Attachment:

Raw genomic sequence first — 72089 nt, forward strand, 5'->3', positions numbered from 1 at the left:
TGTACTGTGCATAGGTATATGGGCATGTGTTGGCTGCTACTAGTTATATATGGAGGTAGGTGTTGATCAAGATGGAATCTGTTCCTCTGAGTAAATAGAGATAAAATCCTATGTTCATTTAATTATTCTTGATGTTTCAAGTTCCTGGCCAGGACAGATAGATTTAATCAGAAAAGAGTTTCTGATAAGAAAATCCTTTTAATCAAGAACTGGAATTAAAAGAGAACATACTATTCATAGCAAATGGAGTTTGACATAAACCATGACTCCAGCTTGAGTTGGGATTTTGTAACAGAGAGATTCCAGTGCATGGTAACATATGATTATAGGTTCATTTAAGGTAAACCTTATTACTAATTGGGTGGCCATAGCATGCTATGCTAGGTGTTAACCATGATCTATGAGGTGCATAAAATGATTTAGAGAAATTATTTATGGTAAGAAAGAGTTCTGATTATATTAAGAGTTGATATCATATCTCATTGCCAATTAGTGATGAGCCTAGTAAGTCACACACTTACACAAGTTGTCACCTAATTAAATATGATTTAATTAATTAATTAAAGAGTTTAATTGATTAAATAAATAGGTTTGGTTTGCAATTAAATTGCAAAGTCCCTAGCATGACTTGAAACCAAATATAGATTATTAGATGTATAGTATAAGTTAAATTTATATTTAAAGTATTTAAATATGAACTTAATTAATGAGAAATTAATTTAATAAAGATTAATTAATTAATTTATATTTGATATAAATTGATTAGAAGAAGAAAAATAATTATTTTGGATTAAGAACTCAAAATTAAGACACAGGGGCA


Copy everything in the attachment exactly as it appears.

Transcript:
Raw genomic sequence first — 72089 nt, forward strand, 5'->3', positions numbered from 1 at the left:
TGTACTGTGCATAGGTATATGGGCATGTGTTGGCTGCTACTAGTTATATATGGAGGTAGGTGTTGATCAAGATGGAATCTGTTCCTCTGAGTAAATAGAGATAAAATCCTATGTTCATTTAATTATTCTTGATGTTTCAAGTTCCTGGCCAGGACAGATAGATTTAATCAGAAAAGAGTTTCTGATAAGAAAATCCTTTTAATCAAGAACTGGAATTAAAAGAGAACATACTATTCATAGCAAATGGAGTTTGACATAAACCATGACTCCAGCTTGAGTTGGGATTTTGTAACAGAGAGATTCCAGTGCATGGTAACATATGATTATAGGTTCATTTAAGGTAAACCTTATTACTAATTGGGTGGCCATAGCATGCTATGCTAGGTGTTAACCATGATCTATGAGGTGCATAAAATGATTTAGAGAAATTATTTATGGTAAGAAAGAGTTCTGATTATATTAAGAGTTGATATCATATCTCATTGCCAATTAGTGATGAGCCTAGTAAGTCACACACTTACACAAGTTGTCACCTAATTAAATATGATTTAATTAATTAATTAAAGAGTTTAATTGATTAAATAAATAGGTTTGGTTTGCAATTAAATTGCAAAGTCCCTAGCATGACTTGAAACCAAATATAGATTATTAGATGTATAGTATAAGTTAAATTTATATTTAAAGTATTTAAATATGAACTTAATTAATGAGAAATTAATTTAATAAAGATTAATTAATTAATTTATATTTGATATAAATTGATTAGAAGAAGAAAAATAATTATTTTGGATTAAGAACTCAAAATTAAGACACAGGGGCA